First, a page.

## Introduction

Coaches and athletes sometime change measurement/testing equipment. The problem is that the estimates from different equipment might differ (and they usually do). There are couple of soutions to this problem - (1) disregard the old scores (in which case coaches losses precious historical data) or (2) convert the old scores to the new and ideally maintain the measurement database with as little error as possible.

Since we are going for the second option, the practical question to be answered is how big is the error, or in other words signal vs. noise? I will present one way to evaluate the error of the conversion using Smallest Worthwihle Change metric.

Friend of mine, Sam Leahey is switching from Just Jump to Smart Jump contact mats and wants to convert the older Just Jump scores to the new Smart Jump scores.

We proposed the following protocol for data collection:

1. Get couple of athletes (or all of them)
2. Put mats close to each other and place left foot on one and right foot on another (see the picture)
3. Perform the vertical jump and take the scores for each
4. Switch the legs and perfom the jump again (this should remove any leg/differences)
5. Randomize the start, to avoid any fatigue related issues
6. Multiple athletes can repreat the procedure multiple times so we get as much data points as possible

Here is the picture of the procedure: ## The data

The testing data was saved to .csv file. Let’s load it and show first couple of rows

``````# Load needed libraries
suppressPackageStartupMessages(library(reshape2))
suppressPackageStartupMessages(library(caret))
suppressPackageStartupMessages(library(dplyr))
suppressPackageStartupMessages(library(rethinking))
suppressPackageStartupMessages(library(boot))

stringsAsFactors = FALSE)

``````##    Attempt    Date    Name JJ.LEFT JJ.RIGHT SJ.RIGHT SJ.LEFT
## 1        1 17.3.16     Joe    23.8     24.3    18.56   19.65
## 2        2 21.3.16     Sam    19.0     17.1    13.87   12.56
## 3        3 21.3.16    Zach    12.5     12.8    10.80    8.40
## 4        4 21.3.16    Erik    14.2     15.4    11.31   11.31
## 5        5 24.3.16     Sam    19.9     20.7    14.82   16.30
## 6        6 24.3.16  Ashton    14.5     13.4    12.51   10.57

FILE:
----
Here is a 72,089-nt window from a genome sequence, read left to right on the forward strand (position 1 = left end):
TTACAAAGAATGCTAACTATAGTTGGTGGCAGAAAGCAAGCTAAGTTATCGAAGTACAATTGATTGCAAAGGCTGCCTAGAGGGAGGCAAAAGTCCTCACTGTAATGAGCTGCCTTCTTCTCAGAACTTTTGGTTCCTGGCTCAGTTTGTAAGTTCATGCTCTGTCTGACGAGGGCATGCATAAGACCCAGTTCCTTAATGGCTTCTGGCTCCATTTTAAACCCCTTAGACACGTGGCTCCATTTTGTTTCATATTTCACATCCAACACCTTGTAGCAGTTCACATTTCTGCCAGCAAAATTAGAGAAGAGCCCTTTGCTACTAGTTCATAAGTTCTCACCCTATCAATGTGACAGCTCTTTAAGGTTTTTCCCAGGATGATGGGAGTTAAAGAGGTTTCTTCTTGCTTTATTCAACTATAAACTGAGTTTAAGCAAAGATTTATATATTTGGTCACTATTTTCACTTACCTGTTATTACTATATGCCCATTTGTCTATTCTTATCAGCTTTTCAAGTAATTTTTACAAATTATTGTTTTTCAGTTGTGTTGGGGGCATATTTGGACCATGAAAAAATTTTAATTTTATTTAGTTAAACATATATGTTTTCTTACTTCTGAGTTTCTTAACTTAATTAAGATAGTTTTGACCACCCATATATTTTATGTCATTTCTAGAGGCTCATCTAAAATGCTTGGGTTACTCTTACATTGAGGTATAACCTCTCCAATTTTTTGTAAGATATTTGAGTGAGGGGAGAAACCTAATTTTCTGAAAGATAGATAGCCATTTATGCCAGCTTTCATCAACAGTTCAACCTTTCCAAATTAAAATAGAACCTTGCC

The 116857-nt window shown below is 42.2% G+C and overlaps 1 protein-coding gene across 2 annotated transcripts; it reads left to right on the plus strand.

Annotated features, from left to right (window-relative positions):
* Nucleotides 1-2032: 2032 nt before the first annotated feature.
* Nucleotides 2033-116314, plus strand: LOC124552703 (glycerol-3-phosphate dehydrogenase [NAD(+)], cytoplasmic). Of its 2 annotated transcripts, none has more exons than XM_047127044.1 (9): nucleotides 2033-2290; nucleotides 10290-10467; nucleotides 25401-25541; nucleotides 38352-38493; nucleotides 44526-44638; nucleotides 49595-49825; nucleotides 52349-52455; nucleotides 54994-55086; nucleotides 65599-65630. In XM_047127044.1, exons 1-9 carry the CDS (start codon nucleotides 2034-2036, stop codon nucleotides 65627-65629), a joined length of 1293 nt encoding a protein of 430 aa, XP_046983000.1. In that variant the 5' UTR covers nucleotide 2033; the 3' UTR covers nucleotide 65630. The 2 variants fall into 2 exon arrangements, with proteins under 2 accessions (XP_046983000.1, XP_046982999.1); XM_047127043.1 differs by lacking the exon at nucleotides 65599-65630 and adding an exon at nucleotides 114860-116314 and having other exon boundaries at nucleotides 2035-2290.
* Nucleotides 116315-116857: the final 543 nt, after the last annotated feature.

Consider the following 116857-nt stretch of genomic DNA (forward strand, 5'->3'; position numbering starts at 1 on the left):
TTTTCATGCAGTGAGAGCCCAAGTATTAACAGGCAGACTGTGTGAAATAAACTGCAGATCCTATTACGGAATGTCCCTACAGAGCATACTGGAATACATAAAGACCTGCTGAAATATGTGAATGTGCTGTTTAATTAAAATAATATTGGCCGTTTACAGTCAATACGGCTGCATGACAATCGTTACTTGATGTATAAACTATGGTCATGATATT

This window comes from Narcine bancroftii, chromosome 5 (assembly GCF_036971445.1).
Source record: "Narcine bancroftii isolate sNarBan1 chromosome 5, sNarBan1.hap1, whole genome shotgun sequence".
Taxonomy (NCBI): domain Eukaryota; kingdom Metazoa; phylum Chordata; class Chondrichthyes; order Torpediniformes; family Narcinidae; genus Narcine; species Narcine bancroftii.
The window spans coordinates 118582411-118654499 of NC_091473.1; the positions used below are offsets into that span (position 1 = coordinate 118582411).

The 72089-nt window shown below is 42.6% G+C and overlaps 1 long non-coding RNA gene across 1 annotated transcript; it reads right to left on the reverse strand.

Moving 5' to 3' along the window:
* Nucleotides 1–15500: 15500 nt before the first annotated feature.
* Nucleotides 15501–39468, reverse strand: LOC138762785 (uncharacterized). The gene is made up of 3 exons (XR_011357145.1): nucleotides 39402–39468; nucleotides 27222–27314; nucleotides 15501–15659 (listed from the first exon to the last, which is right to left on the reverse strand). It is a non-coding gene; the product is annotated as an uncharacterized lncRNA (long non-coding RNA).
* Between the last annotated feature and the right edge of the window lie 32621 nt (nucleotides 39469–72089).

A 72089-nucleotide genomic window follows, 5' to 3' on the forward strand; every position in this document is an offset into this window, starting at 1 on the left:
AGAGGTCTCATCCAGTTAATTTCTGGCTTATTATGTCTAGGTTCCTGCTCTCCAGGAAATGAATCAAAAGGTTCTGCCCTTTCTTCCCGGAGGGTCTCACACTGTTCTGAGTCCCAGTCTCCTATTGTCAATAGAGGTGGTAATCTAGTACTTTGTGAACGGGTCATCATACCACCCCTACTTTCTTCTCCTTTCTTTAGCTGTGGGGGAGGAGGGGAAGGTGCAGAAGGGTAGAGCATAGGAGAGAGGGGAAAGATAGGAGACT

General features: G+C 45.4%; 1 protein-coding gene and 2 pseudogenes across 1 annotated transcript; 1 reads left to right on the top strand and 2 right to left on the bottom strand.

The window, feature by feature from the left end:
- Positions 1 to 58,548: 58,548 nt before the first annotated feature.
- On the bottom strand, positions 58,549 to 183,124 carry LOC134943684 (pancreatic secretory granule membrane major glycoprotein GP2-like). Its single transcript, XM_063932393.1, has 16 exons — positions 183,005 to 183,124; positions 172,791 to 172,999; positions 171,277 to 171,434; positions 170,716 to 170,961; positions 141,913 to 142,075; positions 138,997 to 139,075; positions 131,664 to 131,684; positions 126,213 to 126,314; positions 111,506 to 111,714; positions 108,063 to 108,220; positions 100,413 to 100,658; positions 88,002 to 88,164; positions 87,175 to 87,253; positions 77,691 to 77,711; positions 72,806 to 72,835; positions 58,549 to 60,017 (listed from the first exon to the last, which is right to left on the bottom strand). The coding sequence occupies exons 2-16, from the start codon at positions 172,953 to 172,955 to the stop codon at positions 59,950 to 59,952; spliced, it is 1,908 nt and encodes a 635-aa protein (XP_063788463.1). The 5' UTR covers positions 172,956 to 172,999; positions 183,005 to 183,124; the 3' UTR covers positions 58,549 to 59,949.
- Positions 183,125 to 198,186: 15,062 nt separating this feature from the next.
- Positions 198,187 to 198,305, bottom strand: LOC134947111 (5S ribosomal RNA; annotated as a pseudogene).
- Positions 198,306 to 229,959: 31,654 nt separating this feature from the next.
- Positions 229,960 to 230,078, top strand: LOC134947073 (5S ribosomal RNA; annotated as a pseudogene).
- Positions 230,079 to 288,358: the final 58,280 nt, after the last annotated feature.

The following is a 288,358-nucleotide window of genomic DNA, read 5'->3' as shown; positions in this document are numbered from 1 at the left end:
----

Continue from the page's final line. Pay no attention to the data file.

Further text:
## 7        7 24.3.16 Jillian    17.1     16.7    11.69   11.69
## 8        8 25.3.16     Joe    22.5     24.6    17.61   19.22
## 9        9 25.3.16    Zach    13.7     13.6     8.89   10.98
## 10      10 25.3.16    Erik    16.1     14.3    10.56   12.26
## 11      11 25.3.16  AidanH    14.8     13.6    10.35    9.95
## 12      12 26.3.16  Ashton    15.4     16.7    11.59   11.97
## 13      13 26.3.16    Kara    10.9     12.7     7.38    9.86
## 14      14 28.3.16     Sam    19.3     20.4    14.29   15.96
## 15      15 30.3.16     Sam    19.9     18.4    14.82   14.23``````

Let’s plot the JustJump left and right scores and SmartJump left and right scores (when left/right foot is placed on the mat).

``````# Just Jump
gg <- ggplot(jumpDataRaw, aes(x = JJ.LEFT, y = JJ.RIGHT)) +
geom_smooth(method = "lm", color = "grey", alpha = 0.3) +
geom_abline(slope = 1, color = "red", linetype = "dashed") +
geom_point(color = "blue", alpha = 0.7) +
theme_bw() +
ggtitle("Just Jump leg difference scatterplot")
print(gg)`````` ``````gg <- ggplot(jumpDataRaw, aes(x = JJ.LEFT - JJ.RIGHT)) +
geom_density(fill = "blue", alpha = 0.3) +
geom_histogram(aes(y=..density..), bins=20, alpha = 0.5) +
geom_vline(xintercept = mean(jumpDataRaw\$JJ.LEFT - jumpDataRaw\$JJ.RIGHT),
color = "red", linetype = "dashed") +
theme_bw() +
ggtitle("Just Jump leg difference distribution")
print(gg)`````` ``````# Smart Jump
gg <- ggplot(jumpDataRaw, aes(x = SJ.LEFT, y = SJ.RIGHT)) +
geom_smooth(method = "lm", color = "grey", alpha = 0.3) +
geom_abline(slope = 1, color = "red", linetype = "dashed") +
geom_point(color = "blue", alpha = 0.7) +
theme_bw() +
ggtitle("Smart Jump leg difference scatterplot")
print(gg)``````